Jeep has had 4-mode transfer cases since the 80’s. To not offer them in Wrangler Unlimiteds is costing them sales. I can’t imagine that I’m totally alone in knowing what works. I’d pay real dollars for an AWD capable transfer case in a Wrangler.

  • avatar
    Big Al from Oz

    I really can’t see a turbo four being fitted to a Wrangler.

    Maybe the 368hp figure was accurate. Could there be a turbo six?

    I did read a little about the Phoenix Projet (Pentastar), the joint project between Chrysler and Daimlier. There are more than a few similarities between the Chrysler V6 and the MB V6.

    Anyways, the engine was initially designed for a 2.7-3.0 litre turbo variant, along with a V8 based on the Phoenix design. Chrysler opted to keep the Hemi going.

    Fiat with Maserati built a 3.0 litre turbo V6 based on the Pentastar. The block was strengthened and the cylinder heads using MultiAir tech.

    Here’s an excerpt from a link;

    “A twin turbo and single-turbocharger 3.0 V6 were originally planned for 2014, producing 420 and 370 horsepower respectively (these numbers were targets); it appears to now be waiting for 2017-2020. Still, Ferrari/Maserati have created a 404 horsepower twin-turbo V6, using a modified Pentastar block; buyers can get them in the 300C-derived Maserati Ghibli.”

    The link;

    • 0 avatar

      “I really can’t see a turbo four being fitted to a Wrangler.”
      —- Why not? Fours were the default engine in the CJs for decades.

      As for the turbo six, not a bad idea but maybe a bit of overkill. The Wrangler’s biggest problem is wind resistance on the highway, where a smaller engine and multiple gears would at least somewhat reduce its thirst. The high horsepower would let it still be capable on the trails, albeit winding up a lot tighter to provide the needed torque.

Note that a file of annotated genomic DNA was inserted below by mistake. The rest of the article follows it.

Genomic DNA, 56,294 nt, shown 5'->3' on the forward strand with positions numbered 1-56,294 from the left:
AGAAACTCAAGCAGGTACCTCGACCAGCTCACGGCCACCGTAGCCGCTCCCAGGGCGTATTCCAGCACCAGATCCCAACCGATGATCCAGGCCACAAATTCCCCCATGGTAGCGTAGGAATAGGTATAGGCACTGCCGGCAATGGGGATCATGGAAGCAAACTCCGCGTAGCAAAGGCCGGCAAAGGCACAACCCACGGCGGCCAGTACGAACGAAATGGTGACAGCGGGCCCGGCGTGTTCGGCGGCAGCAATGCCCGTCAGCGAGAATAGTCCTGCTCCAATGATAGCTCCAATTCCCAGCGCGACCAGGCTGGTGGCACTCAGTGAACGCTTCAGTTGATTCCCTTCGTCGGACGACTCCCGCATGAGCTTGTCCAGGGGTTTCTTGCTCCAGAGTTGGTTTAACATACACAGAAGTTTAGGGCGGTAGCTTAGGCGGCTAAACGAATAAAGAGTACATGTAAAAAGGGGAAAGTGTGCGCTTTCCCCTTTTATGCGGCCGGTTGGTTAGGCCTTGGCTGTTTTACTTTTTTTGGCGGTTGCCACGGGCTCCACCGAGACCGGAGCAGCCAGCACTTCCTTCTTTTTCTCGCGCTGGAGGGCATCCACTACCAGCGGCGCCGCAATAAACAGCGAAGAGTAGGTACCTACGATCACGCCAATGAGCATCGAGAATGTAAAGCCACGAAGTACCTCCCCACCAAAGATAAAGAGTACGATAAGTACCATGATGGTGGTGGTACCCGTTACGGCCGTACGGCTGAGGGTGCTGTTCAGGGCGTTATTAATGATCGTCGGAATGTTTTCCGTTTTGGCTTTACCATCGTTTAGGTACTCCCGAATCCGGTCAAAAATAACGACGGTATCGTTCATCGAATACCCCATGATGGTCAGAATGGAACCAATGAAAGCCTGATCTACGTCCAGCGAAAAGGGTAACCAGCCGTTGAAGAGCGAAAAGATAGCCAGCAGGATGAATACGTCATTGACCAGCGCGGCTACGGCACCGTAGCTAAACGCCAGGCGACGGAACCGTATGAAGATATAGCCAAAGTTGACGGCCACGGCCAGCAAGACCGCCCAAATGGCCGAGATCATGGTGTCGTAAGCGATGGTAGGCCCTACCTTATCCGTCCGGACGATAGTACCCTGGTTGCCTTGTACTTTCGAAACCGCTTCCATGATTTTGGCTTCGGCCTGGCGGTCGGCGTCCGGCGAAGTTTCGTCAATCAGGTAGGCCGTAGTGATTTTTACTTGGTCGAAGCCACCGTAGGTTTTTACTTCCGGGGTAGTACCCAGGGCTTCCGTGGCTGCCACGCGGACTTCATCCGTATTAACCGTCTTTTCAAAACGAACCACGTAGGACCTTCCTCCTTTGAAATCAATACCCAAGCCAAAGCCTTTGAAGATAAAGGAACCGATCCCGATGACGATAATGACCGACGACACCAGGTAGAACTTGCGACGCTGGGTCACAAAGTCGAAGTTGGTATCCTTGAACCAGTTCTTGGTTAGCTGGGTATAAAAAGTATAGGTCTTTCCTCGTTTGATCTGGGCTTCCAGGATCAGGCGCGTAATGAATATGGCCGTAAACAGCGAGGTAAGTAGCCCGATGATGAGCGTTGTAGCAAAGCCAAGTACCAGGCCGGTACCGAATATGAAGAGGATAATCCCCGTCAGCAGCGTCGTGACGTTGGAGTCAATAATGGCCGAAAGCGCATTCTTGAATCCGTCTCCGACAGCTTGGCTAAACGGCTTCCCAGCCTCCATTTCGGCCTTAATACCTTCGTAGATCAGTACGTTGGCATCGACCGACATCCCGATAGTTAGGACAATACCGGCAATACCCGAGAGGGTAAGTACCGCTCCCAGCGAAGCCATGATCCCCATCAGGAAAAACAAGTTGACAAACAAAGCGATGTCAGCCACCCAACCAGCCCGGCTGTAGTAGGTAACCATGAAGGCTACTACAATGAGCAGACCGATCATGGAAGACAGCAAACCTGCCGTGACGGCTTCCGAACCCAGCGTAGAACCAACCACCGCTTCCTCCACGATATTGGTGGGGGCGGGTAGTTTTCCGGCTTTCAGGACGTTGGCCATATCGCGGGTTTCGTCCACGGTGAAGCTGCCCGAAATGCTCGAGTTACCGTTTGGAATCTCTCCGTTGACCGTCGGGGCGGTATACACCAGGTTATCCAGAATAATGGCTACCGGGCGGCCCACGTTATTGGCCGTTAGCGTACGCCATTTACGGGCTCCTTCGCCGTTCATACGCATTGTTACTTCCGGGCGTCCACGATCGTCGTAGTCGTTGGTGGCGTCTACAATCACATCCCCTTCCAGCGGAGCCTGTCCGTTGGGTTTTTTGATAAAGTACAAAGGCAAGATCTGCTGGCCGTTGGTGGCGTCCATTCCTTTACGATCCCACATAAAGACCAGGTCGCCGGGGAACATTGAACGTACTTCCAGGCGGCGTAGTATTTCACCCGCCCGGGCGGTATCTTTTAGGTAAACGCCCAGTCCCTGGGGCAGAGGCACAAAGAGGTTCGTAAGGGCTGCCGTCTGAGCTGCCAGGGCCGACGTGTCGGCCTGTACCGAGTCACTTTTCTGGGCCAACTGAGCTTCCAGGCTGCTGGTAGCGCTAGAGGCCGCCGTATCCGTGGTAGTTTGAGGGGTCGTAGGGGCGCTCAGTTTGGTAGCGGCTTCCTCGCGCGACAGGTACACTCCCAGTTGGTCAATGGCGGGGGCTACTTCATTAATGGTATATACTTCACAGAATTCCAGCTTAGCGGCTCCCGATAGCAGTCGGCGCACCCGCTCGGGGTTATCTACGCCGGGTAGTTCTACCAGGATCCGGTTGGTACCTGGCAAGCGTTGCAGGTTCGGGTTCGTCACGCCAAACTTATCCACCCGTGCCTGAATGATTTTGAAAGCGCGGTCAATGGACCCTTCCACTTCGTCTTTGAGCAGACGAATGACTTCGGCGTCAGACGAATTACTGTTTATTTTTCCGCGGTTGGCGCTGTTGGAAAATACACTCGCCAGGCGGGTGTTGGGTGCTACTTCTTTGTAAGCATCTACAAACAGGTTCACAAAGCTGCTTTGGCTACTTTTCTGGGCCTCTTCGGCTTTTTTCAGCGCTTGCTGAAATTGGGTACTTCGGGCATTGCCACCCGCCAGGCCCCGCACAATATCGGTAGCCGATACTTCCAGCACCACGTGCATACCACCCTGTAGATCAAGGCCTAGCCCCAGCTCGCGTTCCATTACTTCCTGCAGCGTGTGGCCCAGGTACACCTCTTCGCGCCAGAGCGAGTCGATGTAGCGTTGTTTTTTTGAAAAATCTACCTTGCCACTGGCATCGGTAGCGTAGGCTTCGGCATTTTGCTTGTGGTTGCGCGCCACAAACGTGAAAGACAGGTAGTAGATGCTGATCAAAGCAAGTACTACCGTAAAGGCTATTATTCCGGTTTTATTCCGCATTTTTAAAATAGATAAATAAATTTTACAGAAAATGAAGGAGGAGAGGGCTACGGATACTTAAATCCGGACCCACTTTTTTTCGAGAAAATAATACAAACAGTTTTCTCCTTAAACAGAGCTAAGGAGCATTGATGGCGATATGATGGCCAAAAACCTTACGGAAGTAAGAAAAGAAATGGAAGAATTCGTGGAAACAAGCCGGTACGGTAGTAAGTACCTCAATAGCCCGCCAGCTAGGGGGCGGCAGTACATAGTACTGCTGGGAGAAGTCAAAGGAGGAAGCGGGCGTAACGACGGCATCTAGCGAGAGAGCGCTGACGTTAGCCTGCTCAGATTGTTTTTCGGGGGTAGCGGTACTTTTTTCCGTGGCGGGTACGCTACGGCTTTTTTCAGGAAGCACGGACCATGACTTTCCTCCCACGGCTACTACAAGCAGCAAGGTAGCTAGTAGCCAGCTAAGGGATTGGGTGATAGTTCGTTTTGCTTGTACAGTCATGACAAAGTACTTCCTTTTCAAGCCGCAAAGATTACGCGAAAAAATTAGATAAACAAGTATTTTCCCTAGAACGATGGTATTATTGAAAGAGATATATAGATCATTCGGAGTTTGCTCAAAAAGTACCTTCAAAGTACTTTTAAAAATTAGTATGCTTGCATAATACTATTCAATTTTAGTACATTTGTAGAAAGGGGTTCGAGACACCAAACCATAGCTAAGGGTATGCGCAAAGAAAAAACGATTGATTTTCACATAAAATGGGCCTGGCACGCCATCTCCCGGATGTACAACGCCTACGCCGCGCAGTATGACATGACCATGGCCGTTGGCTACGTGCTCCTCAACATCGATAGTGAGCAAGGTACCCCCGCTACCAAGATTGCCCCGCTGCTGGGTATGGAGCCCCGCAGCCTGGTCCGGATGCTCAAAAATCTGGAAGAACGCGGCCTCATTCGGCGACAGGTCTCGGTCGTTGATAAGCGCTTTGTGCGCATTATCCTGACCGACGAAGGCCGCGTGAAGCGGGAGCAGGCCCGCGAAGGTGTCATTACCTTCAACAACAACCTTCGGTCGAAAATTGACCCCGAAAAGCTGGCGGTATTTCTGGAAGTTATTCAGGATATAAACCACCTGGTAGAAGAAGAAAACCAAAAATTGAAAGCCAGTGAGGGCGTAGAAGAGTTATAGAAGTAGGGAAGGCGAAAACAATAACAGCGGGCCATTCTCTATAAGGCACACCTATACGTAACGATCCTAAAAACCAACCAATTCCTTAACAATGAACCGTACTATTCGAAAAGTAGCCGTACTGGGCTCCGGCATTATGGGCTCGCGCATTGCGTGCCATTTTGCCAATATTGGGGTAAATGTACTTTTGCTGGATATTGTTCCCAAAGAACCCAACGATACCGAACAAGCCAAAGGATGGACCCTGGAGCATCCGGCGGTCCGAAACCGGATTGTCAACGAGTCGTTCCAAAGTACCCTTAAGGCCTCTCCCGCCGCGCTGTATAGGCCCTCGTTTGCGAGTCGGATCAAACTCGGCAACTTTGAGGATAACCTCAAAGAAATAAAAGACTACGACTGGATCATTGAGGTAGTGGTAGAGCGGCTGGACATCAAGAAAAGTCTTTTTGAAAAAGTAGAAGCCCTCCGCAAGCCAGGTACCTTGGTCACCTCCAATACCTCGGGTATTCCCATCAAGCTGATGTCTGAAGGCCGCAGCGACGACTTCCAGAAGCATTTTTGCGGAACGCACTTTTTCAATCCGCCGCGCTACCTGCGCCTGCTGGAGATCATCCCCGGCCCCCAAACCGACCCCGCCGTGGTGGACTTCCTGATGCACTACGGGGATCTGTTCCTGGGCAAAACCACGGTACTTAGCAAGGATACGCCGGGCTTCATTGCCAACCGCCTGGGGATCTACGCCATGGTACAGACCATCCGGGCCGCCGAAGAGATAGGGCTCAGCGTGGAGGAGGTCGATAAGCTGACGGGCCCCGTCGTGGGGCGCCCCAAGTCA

• 0 avatar
        Big Al from Oz

        That’s the idea, an overkill, as FCA normally does. FCA isn’t going to produce what you want, it will produce what will sell.

        Also, there was talk a while back about the demise of the 5.7 Hemi. What if a turbo V6 based on the Pentastar is the outcome?

        Why not trial a single turbo V6 in the relatively small Wrangler?

        Jeep and Ram could use a V6 turbo in the near future.

        • 0 avatar

          First off, BAO, I didn’t say I wanted either of them, so such a statement out of the blue means literally nothing.

          Secondly, you’re right; FCA will make what they think will sell. While the idea of a near-400hp I-4 sounds need for the Wrangler, I really don’t expect to see it. Rather, we’ll probably see something in the 200-245hp range with the Pentastar taking it closer to 300hp. If you notice the 3.0L turbo I-4 in the Promaster (chart above), we’re only talking about 174 horses; I wouldn’t be surprised if the 2.0L turbo is only marginally higher since it’s not going to need the same amount of torque to get that 3500# body moving around compared to a loaded high-cube van. If 200 horses worked for the Wrangler before, it will work again and probably get better mileage.

          Will we eventually see a turbo six? Maybe. I almost expect to see a hybrid before that, if not a full BEV version. That turbo six will probably be an aftermarket mod.